I have never believed (and I still don’t) all the claims made against Pat Buchanan (by people like William F. Buckley) alleging that he is some kind of anti-Semite or racist, but I have always been alarmed by his inability (shared by most conservatives) to recognize the incompatibility between his quasi libertarian side and his raging nationalist side. Some recent comments that a friend pointed out from this interview were particularly worth second guessing:

What do we have in common that makes us fellow Americans? Is it simply citizenship? Or is it blood, soil, history and heroes?

Blood and soil?  Uh, there is one word to describe this line: creepy. What’s next, a speech on how we’re “one people, one fatherland”, etc.? ~Ryan McMacken

I have never believed (and still don’t) the claims made against libertarians that they are bunch of self-absorbed individualists who care nothing for their nation, but I have been alarmed by their inability to recognise the incompatibility between their quasi-patriotic side and their raging ideological side.

I suppose I can’t blame a libertarian for finding references to “blood and soil” creepy, since I suppose it would have to be creepy for people who idolise Freedom to imagine having loyalties to anything so concrete as kin and place.  How atavistic!  How communal!  It must have something to do with red-state fascism!  Now I happen to know that a lot of libertarians, especially paleolibertarians, do value kin and place and typically do not go galloping off into the wild and wooly regions of abstract theory in which nations are merely conventional demarcations on a map with no inherent significance and where a people with a similar way of life and similar customs has no moral claim to preserve the character of their country.  But you would have a hard time telling that from Mr. McCracken’s immediate resort to Nazi parallels, or the more general Rockwellian habit of denouncing everything they oppose in modern conservatism in the most extreme terms as revived fascism and Nazism.  As it is apparently necessary, I will repeat: the fascists and Nazis are all dead (or possibly living in Argentina).  There are certain parallels with historic fascism with what has been happening to this country, but all this talk of generalised fascism has started to reach the point of derangement.   I stay away from this sort of rhetoric, as it has a tendency to reach a level of self-parody and, like the administration’s use of the same language, it tends to muddy the waters and introduce confusion into the debate when precision and not hyperbole is essential.  It also hardly helps to throw the word fascist around when the time comes to debunk bogus neocon uses of the word fascist and their equally bogus foreign policy parallels that rely on invoking Nazism.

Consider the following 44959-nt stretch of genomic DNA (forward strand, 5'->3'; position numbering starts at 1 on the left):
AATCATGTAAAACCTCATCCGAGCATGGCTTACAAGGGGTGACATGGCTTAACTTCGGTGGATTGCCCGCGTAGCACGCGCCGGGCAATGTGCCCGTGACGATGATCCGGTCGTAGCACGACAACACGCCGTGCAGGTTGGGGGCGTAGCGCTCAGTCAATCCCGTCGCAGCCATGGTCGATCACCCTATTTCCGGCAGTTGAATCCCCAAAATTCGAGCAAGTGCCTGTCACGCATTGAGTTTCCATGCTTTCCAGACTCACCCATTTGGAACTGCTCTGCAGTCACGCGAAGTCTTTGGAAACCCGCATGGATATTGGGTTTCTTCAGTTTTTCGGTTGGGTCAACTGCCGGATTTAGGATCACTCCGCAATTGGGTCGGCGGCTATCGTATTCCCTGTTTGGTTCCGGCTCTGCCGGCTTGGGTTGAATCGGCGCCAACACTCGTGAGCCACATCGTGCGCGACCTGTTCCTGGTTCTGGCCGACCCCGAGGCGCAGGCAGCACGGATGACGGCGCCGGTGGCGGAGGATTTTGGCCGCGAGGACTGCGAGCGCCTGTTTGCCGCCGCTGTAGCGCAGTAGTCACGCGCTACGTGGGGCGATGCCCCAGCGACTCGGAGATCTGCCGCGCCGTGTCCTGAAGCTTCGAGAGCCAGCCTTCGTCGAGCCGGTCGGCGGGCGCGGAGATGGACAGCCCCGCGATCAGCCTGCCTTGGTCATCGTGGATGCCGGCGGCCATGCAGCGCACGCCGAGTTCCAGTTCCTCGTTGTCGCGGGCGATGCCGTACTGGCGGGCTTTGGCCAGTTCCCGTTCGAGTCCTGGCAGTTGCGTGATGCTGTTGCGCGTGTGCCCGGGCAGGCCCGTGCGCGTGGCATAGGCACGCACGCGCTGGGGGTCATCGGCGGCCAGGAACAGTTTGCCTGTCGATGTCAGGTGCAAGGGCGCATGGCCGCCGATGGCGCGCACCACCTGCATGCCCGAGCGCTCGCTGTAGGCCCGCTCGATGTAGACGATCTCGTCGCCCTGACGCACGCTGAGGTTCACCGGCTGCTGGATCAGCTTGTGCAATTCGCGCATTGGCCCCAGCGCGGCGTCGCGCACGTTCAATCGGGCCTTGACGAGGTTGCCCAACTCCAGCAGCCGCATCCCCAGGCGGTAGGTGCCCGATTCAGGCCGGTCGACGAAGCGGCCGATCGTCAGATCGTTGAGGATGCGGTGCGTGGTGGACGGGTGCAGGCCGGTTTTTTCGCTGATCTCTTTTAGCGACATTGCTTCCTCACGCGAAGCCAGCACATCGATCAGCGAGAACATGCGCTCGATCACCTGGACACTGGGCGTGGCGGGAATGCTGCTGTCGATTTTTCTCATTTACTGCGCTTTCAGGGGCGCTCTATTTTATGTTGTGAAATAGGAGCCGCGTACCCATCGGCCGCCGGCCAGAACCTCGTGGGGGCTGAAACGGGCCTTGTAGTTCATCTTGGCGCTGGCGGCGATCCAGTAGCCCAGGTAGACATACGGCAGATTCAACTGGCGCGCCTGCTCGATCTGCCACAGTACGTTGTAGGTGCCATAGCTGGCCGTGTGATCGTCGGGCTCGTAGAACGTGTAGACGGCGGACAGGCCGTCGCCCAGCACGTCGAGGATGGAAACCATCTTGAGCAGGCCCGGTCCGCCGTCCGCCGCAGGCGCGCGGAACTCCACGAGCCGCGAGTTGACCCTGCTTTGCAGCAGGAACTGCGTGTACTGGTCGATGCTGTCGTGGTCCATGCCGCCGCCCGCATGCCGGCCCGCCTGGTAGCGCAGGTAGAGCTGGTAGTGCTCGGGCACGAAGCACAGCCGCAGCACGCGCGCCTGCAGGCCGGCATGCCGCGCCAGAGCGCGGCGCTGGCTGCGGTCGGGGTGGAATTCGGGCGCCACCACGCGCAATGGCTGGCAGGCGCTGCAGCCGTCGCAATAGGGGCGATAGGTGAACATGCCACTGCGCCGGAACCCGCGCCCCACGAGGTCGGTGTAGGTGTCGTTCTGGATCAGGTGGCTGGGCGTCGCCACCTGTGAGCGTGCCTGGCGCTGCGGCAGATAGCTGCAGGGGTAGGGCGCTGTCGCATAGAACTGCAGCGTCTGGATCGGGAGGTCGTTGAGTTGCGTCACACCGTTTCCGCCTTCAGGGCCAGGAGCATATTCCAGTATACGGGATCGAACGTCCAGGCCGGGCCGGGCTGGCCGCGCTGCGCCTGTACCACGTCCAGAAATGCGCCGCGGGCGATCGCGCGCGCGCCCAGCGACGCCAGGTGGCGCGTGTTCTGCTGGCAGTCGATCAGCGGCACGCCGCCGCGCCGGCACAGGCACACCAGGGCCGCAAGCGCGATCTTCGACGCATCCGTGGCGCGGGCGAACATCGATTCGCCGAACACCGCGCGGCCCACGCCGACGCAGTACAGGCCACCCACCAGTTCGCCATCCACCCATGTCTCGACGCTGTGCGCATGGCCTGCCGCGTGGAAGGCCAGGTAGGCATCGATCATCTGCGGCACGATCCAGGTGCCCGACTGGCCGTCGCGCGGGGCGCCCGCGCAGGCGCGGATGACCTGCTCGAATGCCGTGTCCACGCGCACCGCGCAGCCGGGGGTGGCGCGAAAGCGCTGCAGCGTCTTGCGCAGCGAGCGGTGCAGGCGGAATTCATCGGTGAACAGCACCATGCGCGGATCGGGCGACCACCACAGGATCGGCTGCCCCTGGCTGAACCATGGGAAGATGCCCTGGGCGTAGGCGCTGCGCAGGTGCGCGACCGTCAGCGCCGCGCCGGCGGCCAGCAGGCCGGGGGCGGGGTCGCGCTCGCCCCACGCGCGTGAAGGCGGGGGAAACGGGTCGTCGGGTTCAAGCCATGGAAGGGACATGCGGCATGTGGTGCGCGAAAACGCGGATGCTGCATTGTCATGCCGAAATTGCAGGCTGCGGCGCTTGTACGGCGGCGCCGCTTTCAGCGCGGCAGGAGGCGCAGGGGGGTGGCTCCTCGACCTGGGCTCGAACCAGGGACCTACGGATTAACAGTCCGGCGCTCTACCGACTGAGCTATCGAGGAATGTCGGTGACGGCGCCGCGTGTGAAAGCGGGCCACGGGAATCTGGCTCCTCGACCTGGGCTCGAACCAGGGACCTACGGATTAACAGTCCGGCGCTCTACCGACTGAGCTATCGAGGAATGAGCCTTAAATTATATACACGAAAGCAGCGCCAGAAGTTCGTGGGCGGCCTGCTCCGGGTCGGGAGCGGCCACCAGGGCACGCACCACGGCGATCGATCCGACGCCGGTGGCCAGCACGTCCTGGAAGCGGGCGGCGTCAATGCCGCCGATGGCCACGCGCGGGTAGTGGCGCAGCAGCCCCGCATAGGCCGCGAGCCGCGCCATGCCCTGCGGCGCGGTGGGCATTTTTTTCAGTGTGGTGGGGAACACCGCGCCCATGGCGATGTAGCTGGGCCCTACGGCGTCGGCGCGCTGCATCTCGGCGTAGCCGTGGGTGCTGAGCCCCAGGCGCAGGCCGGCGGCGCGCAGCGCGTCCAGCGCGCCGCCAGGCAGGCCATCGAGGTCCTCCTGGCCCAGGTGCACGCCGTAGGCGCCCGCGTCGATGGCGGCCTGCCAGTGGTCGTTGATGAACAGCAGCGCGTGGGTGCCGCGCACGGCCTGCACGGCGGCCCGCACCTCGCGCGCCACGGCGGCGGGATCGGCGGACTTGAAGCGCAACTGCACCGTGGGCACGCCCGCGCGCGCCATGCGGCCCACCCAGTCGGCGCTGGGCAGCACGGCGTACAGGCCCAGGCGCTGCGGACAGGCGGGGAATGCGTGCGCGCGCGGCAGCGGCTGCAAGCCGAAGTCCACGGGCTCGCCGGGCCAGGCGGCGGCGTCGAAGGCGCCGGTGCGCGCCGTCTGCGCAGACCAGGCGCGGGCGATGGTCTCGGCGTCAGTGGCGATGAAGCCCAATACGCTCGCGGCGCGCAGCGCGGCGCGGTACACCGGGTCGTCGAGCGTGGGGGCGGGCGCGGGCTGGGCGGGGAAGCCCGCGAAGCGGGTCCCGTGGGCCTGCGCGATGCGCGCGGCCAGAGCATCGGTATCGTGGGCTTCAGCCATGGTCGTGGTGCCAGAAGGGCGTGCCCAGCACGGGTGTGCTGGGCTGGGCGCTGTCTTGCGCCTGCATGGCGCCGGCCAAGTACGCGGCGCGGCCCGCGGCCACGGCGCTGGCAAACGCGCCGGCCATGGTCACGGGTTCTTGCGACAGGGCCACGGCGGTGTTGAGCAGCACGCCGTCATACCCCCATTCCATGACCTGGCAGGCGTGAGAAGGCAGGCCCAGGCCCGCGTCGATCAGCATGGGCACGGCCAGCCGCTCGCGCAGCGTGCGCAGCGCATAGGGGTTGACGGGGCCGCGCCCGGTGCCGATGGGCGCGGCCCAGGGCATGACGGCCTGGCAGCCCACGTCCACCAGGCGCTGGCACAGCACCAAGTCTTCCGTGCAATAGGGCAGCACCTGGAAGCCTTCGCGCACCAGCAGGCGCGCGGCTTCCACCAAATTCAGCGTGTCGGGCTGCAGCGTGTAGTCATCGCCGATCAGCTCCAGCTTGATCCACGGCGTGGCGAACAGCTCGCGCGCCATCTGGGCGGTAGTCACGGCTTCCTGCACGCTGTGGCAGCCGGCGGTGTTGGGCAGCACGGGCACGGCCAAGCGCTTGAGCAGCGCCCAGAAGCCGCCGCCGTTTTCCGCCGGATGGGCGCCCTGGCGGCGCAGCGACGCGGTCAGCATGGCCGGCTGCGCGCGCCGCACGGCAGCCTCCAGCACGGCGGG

As it happens, I think their criticisms of administration policies are almost always right on every point, and the comparisons with certain aspects of fascist regimes are sometimes quite apt, but it has got to be the height of laziness to reach for the rhetorical club of shouting, “Nazi!” in this case.  Yes, we know, Blut und Boden was a slogan in Nazi Germany.  That’s fascinating.  Michael successfully sets this objection aside here by literally setting it aside and ignoring it.  Well done, Michael.  That is the treatment such rhetorical tantrums deserve.